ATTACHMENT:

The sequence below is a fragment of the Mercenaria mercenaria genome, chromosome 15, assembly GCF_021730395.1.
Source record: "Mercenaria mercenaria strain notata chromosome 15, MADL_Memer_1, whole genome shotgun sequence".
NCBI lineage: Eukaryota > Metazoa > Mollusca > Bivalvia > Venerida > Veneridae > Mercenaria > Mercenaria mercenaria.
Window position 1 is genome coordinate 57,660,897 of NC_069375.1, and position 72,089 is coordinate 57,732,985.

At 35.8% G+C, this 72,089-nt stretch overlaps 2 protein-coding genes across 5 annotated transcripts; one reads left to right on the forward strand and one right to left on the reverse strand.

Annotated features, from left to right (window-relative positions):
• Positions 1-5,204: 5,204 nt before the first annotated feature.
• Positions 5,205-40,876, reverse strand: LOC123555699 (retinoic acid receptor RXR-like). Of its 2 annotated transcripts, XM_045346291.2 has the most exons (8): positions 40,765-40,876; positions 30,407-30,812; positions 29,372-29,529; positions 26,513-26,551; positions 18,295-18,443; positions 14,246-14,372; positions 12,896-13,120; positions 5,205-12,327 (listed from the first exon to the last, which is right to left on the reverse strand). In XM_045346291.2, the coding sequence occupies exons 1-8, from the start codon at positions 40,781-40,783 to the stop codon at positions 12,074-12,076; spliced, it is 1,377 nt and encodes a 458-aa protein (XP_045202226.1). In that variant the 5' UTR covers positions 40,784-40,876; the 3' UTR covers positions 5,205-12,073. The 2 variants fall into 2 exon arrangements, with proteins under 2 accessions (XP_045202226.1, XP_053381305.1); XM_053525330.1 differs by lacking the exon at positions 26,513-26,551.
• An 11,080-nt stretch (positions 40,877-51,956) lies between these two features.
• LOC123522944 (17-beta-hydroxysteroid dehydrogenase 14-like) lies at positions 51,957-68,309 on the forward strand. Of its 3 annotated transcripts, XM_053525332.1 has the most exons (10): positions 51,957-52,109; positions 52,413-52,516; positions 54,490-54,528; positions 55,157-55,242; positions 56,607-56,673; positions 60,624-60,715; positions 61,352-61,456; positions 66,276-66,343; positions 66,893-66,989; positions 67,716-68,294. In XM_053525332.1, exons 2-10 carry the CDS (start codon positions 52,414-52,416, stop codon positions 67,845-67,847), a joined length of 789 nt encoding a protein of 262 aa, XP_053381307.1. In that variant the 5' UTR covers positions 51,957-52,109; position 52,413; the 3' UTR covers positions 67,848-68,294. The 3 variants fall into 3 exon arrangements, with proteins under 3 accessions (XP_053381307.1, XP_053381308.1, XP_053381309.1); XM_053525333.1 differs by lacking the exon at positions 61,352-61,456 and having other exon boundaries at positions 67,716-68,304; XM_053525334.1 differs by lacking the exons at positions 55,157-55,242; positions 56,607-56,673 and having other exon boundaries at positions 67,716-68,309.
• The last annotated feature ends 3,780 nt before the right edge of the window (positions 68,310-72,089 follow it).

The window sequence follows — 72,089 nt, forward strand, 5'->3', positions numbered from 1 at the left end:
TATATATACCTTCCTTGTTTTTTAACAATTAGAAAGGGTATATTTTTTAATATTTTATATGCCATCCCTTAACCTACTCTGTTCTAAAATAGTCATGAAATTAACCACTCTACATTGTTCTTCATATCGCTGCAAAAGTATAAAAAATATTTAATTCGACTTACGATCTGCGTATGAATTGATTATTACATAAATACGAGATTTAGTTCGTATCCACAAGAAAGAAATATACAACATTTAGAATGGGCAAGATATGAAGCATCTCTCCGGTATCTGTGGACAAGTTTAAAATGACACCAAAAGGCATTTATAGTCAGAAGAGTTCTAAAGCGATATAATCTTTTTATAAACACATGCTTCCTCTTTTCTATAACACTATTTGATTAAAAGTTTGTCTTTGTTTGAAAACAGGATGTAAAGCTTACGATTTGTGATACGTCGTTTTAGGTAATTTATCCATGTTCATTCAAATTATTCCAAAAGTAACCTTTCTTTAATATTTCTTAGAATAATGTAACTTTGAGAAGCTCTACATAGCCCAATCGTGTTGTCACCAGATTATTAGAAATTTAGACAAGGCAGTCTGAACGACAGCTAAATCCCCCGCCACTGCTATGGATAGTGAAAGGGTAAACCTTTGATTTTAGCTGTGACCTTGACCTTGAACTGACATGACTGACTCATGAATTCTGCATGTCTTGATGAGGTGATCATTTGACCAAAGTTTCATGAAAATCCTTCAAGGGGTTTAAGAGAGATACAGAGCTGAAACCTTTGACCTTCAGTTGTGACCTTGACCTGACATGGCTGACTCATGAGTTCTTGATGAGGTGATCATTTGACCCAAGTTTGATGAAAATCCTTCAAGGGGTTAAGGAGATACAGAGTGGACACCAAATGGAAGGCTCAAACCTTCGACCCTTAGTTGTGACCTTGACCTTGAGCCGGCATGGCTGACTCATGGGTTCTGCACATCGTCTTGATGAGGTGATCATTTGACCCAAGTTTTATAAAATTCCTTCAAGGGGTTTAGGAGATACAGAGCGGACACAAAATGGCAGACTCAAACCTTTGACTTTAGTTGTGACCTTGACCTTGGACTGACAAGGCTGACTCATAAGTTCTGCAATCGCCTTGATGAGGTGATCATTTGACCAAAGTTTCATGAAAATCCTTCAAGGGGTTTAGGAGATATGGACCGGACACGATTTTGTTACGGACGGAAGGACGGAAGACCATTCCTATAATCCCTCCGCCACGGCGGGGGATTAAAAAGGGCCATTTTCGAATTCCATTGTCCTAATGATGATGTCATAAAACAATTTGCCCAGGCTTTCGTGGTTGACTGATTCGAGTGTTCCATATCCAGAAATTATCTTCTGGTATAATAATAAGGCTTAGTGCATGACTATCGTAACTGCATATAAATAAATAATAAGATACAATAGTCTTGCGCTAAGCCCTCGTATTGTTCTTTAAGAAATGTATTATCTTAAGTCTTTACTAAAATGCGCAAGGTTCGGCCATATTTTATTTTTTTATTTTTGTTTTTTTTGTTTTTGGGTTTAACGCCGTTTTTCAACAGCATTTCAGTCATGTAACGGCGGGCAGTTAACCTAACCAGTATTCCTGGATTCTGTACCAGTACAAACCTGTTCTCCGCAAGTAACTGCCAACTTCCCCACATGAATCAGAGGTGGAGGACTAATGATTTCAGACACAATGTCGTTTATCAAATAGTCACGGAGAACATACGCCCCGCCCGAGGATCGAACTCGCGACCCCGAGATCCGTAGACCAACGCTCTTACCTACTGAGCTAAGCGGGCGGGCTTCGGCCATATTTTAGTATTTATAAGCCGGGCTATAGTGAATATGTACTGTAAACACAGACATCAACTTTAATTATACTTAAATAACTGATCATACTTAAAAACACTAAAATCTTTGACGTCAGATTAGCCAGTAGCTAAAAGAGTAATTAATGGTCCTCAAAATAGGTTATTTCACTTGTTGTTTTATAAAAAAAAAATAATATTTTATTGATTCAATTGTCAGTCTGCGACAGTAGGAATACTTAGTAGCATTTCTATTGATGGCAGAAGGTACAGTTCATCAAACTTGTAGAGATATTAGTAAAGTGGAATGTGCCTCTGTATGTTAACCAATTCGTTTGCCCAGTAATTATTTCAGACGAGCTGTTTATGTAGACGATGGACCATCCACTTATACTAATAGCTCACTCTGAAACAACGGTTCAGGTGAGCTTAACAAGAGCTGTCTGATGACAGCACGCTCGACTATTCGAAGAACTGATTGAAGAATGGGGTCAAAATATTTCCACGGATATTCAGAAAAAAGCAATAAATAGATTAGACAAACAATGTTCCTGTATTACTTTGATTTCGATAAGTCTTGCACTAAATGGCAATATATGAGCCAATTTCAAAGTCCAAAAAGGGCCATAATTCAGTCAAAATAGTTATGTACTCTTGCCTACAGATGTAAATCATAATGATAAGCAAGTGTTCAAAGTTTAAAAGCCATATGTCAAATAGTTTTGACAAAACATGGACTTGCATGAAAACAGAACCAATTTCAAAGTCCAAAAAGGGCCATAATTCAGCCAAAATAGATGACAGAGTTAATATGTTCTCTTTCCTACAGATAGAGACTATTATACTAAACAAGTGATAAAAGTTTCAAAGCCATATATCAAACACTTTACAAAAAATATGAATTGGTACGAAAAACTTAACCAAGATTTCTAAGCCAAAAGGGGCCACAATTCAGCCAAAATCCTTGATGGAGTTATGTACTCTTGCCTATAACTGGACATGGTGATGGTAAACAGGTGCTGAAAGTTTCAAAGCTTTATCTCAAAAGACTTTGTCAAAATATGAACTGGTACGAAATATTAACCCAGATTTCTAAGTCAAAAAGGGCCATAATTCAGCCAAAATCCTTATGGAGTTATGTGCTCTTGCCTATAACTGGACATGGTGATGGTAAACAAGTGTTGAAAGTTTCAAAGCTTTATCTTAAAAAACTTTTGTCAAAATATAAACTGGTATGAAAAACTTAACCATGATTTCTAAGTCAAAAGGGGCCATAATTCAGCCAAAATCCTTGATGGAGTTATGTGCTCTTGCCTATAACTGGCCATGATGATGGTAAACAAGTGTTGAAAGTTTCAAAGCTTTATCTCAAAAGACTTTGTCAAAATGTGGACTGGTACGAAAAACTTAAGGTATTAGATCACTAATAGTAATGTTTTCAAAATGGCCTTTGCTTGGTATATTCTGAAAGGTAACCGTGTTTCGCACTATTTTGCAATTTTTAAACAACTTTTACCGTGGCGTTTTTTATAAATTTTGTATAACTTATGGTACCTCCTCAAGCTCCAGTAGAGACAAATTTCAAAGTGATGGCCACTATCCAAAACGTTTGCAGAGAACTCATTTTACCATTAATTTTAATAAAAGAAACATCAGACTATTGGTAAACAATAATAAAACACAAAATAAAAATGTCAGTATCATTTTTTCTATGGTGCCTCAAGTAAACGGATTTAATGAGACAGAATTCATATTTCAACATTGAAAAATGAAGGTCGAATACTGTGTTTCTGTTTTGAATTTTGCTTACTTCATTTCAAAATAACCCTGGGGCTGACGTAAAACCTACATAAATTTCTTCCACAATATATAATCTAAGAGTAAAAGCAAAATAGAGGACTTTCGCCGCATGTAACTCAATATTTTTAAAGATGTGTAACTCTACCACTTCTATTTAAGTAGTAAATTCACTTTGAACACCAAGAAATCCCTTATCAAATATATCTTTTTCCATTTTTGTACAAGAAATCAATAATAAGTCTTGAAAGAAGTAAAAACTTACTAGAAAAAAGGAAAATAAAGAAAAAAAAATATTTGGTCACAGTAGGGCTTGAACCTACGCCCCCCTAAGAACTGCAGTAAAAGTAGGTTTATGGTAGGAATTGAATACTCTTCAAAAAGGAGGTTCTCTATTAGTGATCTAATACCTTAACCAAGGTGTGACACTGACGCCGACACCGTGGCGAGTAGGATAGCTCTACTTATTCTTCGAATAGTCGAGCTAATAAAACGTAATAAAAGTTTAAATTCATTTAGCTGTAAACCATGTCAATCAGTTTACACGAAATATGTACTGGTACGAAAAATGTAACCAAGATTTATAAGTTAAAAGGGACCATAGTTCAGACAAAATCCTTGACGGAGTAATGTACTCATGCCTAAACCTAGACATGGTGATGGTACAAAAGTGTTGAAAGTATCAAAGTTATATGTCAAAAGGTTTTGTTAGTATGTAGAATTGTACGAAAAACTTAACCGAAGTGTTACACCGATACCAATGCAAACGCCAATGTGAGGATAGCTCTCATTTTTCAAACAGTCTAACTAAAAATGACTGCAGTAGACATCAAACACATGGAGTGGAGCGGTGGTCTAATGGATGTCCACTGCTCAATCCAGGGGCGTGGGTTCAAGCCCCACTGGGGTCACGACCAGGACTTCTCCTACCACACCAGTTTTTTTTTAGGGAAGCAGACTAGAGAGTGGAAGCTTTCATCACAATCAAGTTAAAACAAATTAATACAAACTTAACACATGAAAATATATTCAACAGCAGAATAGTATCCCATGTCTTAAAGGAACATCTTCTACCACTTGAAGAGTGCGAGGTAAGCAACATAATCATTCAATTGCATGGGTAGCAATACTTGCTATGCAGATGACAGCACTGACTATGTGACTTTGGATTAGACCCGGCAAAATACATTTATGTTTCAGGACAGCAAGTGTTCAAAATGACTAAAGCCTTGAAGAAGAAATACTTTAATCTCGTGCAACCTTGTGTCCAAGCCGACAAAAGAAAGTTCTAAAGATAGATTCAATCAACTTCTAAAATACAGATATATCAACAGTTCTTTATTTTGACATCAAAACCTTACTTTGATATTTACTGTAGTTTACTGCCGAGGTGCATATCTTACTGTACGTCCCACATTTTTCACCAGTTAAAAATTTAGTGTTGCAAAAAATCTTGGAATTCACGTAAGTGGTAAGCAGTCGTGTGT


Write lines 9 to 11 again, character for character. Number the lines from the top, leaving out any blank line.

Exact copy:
• An 11,080-nt stretch (positions 40,877-51,956) lies between these two features.
• LOC123522944 (17-beta-hydroxysteroid dehydrogenase 14-like) lies at positions 51,957-68,309 on the forward strand. Of its 3 annotated transcripts, XM_053525332.1 has the most exons (10): positions 51,957-52,109; positions 52,413-52,516; positions 54,490-54,528; positions 55,157-55,242; positions 56,607-56,673; positions 60,624-60,715; positions 61,352-61,456; positions 66,276-66,343; positions 66,893-66,989; positions 67,716-68,294. In XM_053525332.1, exons 2-10 carry the CDS (start codon positions 52,414-52,416, stop codon positions 67,845-67,847), a joined length of 789 nt encoding a protein of 262 aa, XP_053381307.1. In that variant the 5' UTR covers positions 51,957-52,109; position 52,413; the 3' UTR covers positions 67,848-68,294. The 3 variants fall into 3 exon arrangements, with proteins under 3 accessions (XP_053381307.1, XP_053381308.1, XP_053381309.1); XM_053525333.1 differs by lacking the exon at positions 61,352-61,456 and having other exon boundaries at positions 67,716-68,304; XM_053525334.1 differs by lacking the exons at positions 55,157-55,242; positions 56,607-56,673 and having other exon boundaries at positions 67,716-68,309.
• The last annotated feature ends 3,780 nt before the right edge of the window (positions 68,310-72,089 follow it).